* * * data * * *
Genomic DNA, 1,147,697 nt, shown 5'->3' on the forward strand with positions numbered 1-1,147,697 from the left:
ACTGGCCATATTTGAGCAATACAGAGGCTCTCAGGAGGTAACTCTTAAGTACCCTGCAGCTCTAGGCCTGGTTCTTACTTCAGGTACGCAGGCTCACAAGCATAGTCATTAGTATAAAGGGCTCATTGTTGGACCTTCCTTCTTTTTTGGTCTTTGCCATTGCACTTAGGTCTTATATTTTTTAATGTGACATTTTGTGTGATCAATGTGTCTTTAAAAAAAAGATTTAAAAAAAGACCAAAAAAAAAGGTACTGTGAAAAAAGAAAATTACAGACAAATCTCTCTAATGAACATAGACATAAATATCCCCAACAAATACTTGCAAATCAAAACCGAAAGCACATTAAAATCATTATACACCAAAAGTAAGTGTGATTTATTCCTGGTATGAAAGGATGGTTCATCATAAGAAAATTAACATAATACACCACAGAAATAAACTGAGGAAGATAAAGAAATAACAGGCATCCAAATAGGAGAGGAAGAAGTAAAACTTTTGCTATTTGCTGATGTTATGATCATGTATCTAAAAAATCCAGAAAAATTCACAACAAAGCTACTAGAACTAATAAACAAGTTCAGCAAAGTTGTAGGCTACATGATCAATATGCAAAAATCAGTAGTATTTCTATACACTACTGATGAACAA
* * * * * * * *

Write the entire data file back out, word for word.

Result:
Genomic DNA, 1,147,697 nt, shown 5'->3' on the forward strand with positions numbered 1-1,147,697 from the left:
ACTGGCCATATTTGAGCAATACAGAGGCTCTCAGGAGGTAACTCTTAAGTACCCTGCAGCTCTAGGCCTGGTTCTTACTTCAGGTACGCAGGCTCACAAGCATAGTCATTAGTATAAAGGGCTCATTGTTGGACCTTCCTTCTTTTTTGGTCTTTGCCATTGCACTTAGGTCTTATATTTTTTAATGTGACATTTTGTGTGATCAATGTGTCTTTAAAAAAAAGATTTAAAAAAAGACCAAAAAAAAAGGTACTGTGAAAAAAGAAAATTACAGACAAATCTCTCTAATGAACATAGACATAAATATCCCCAACAAATACTTGCAAATCAAAACCGAAAGCACATTAAAATCATTATACACCAAAAGTAAGTGTGATTTATTCCTGGTATGAAAGGATGGTTCATCATAAGAAAATTAACATAATACACCACAGAAATAAACTGAGGAAGATAAAGAAATAACAGGCATCCAAATAGGAGAGGAAGAAGTAAAACTTTTGCTATTTGCTGATGTTATGATCATGTATCTAAAAAATCCAGAAAAATTCACAACAAAGCTACTAGAACTAATAAACAAGTTCAGCAAAGTTGTAGGCTACATGATCAATATGCAAAAATCAGTAGTATTTCTATACACTACTGATGAACAA